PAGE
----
I had two children within 18 months and my first was a big baby, so now my tummy muscles have separated and I have a 4cm x 4.5cm umbilical hernia ,as well as looking about six months pregnant still. My surgeon has recommended I have an abdominoplasty at the same time as the hernia is repaired, as he says if I don't do this I'll always have a weakness in my stomach muscles and will be prone to further hernias. Would there be any medical benefits to having the tummy tuck or just cosmetic?
My Surgeon Has Recommended I Have an Abdominoplasty Alongside Hernia Repair. Is This Necessary?
Doctor Answers 6
From your letter it sound like your hernia is pretty large. From a medical standpoint, the abdominoplasty is not absolutely necessary during the hernia repair, but would likely give you a better cosmetic result. Just don't expect your insurance to cover the cost of the abdominoplasty. They rarely do, although they should cover the cost of the hernia repair which will help defray some of the costs of the procedure.
Have a question? Ask a doctor
Abdominoplasty " Necessary” to Prevent Hernias?
Thank you for the question.
Generally speaking, tummy tuck surgery is not “medically necessary”; there is no evidence that shows that tummy tuck surgery will prevent the recurrence of abdominal wall hernias in the future. Tummy tuck surgery is indicated if you wish to have excess skin/adipose tissue removed and/or abdominal wall muscle plication performed.
I hope this helps.
Tuumy tuck along with hernia repair
What you describe is fairly common. I have operated on two patients in the last month with this combination. While I agree that you will always have the weakness that your surgeon referred to in the abdominal muscles if you don't have anything done, I don't agree that you will be prone to more hernias, assuming this one is properly fixed. Usually insurance companies treat repair of a diastasis (separation) as cosmetic, unless it is very severe and can be shown to be contributing to functional problems.
You might also like...
Umbilical hernia repair vs. hernia repair with abdominoplasty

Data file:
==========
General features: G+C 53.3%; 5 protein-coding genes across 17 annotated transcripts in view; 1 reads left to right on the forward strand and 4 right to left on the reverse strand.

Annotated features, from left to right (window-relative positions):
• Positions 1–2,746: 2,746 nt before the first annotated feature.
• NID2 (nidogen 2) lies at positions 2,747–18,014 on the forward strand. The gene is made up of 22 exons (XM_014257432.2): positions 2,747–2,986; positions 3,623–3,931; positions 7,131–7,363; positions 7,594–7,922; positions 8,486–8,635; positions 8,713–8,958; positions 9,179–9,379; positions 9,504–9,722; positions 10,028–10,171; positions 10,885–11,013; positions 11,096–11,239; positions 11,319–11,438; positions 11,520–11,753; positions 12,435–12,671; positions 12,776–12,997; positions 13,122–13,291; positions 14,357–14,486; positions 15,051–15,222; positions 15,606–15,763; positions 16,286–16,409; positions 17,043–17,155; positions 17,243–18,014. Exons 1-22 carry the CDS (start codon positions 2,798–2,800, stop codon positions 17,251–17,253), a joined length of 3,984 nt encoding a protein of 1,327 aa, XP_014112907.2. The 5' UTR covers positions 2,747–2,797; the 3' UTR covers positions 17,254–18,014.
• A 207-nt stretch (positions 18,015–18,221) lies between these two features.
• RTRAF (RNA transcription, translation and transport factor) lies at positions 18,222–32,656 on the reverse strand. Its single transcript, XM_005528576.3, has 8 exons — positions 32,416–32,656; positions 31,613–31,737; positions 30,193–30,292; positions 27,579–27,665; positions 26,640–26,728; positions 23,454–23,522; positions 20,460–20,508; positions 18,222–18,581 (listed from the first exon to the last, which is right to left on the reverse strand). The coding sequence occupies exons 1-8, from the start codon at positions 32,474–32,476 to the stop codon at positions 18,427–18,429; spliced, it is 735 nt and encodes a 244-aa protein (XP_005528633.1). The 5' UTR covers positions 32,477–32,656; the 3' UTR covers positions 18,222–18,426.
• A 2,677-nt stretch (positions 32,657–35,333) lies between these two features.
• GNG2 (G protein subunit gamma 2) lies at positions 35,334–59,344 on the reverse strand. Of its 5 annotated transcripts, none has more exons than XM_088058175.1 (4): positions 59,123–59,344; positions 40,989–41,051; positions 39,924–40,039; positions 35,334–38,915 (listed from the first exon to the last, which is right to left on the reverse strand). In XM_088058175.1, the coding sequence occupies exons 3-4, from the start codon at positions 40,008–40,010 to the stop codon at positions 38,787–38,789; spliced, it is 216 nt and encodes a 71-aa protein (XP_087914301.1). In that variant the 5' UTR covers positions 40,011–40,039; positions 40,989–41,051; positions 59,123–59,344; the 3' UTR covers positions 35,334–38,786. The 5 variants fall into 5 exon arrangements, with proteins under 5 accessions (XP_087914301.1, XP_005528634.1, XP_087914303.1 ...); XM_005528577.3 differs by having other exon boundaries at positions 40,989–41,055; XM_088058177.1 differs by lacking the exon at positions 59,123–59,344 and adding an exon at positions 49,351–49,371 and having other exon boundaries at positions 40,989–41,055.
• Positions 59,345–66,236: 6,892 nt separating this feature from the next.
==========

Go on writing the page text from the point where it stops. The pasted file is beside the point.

It sounds like you have a pretty good sized umbilical hernia- because hernias represent a hole in the muscle layer of your body, and because your intestines can become trapped in these holes, and if this happens your health and safety can be at risk, it is a good idea (that is, it is medically wise) to have this hernia repaired.
On the other hand, a tummy tuck is always a cosmetic procedure- whether you are having the hernia repaired at the same time or not. In other words, as long as you are confident that you are not going to have any more babies, the choice of whether or not to have an abdominoplasty is totally up to you.
Any reputable and well-trained, Board Certified Plastic Surgeon should be able to complete this for you- don't be fooled into thinking that your situation means that there is some "special" technique that you must have in order to be happy.
Hernia repair and abdominoplasty at the same time
Your hernia repair can be easily approached through an abdominoplasty incision. As a matter of fact, your PS will have better access and visibility of your entire abdominal wall to best correct your hernia defect. In addition to that, from your description of 'still looking 6 months pregnant', you obviously need your entire lower abdomen re-inforced with mesh. I encourage you to read a couple of published articles on my profile so that you can better understand the pathology behind hernias after pregnancy and the benefits of having them repaired using an abdominoplasty approach. Best wishes,
Hernia repair is medically necessary; tummy tuck is cosmetic.
A tummy tuck is not a medically necessary procedure. It is a cosmetic procedure.
The umbilical hernia repair is considered medically necessary because there is a risk that your bowels will become incarcerated or strangulated.
The tummy tuck is not mandatory but might do an excellent job of tightening your tummy muscles and keeping you from "looking about six months pregnant still" to use your words.
I hope this helps.
These answers are for educational purposes and should not be relied upon as a substitute for medical advice you may receive from your physician. If you have a medical emergency, please call 911. These answers do not constitute or initiate a patient/doctor relationship.